Monday, February 13, 2012

Starting Points Matter

From an article dated April 2, 2010:

"Starting and endpoints matter," Steve Galbraith, partner of Maverick Capital observed in pointing to a graph of S&P returns over the past 75 year, "and we started from a ridiculously blown-up level. But the reality is, even with the rally we've just had in the markets, this has been the second-worst decade ever for stocks.  And I'd much rather be investing now than 10 years ago."

 After I published my post on Friday comparing the returns of stocks, gold and cash over the span of my 30-year career, one of my colleagues challenged my methodology.

"Look, you 'gamed' the results", he said with a smile. "The 1980's and 1990's were some of the best years for stock market returns in U.S. history.  What if you changed the starting date? Would stock returns have been as attractive in a different period?"

Fair enough.  As the quote from Steve Galbraith says, starting and end points matter a great deal.  If you choose your time period correctly, you can "prove" the superiority of any asset class.

So let's concede my friend's point, and look at the returns from two other periods. But I can't help but make a few observations first.

True, the 1980's and 1990's were terrific times to be investing in stocks - or bonds, for that matter.  But it is also true that the last 12 years have been particularly poor ones for equity returns.

Cash returns have also been remarkably low during the last few years, reflecting both Fed policy as well as the deflationary trends sweeping our economy.  The total return from Treasury bills, for example, has been less than 0.5% in total for the last three years.  This is as bad as the rates that savers earned in the 1930's.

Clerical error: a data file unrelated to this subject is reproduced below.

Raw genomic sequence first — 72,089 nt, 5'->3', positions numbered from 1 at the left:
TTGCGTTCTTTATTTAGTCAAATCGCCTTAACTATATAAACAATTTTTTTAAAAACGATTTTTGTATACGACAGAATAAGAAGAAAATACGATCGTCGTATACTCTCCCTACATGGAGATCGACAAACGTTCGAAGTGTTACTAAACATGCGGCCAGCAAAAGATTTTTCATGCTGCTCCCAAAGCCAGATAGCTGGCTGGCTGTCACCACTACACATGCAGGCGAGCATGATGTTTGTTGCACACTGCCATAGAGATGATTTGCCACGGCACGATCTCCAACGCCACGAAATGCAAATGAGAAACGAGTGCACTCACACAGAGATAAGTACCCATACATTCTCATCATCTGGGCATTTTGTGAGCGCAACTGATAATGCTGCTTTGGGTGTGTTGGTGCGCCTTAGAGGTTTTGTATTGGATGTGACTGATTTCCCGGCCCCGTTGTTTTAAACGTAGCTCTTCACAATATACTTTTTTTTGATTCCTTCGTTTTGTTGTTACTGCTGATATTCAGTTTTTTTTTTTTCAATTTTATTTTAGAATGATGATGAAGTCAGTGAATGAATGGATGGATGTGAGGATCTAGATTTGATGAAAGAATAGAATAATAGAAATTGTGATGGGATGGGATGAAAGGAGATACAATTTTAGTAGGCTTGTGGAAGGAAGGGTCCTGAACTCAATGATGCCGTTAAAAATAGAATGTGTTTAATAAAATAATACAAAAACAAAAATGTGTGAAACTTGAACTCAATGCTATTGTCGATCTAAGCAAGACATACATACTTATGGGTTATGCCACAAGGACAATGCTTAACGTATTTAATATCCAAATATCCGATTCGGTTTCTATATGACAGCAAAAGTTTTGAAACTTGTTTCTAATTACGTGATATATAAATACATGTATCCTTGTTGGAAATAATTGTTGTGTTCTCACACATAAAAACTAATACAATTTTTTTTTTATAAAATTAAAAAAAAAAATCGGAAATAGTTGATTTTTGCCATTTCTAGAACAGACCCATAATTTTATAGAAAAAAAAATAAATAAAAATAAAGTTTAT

The trend in gold prices was either flat to down for most of the last 30 years.  For example, the average gold price was $376 an ounce in 1982, and $310 in 2002.  Most of the rapid rise in gold prices has occurred since 2006, when the full fury of the financial crisis hit the world's markets.

So with these caveats in mind - poor returns from cash and stocks over the last decade, and a meteoric rise in gold prices for the last 5 years - let's take a look at some other periods of time.

If you invested $100 in all of the asset classes 20 years ago, here's where you would have stood at the end of 2011:

Cash  $188
Gold  $433
Stocks $446

Here again, stocks are the winner, although the advantage is considerably less.  What is clear, however, is that "playing it safe" was the clear loser.

What the gold bugs will point to is the past 10 years, when gold clearly was the winner:

Cash   $120
Gold  $560
Stocks $133

So if you had been smart enough to buy gold 10 years ago, what would you do today?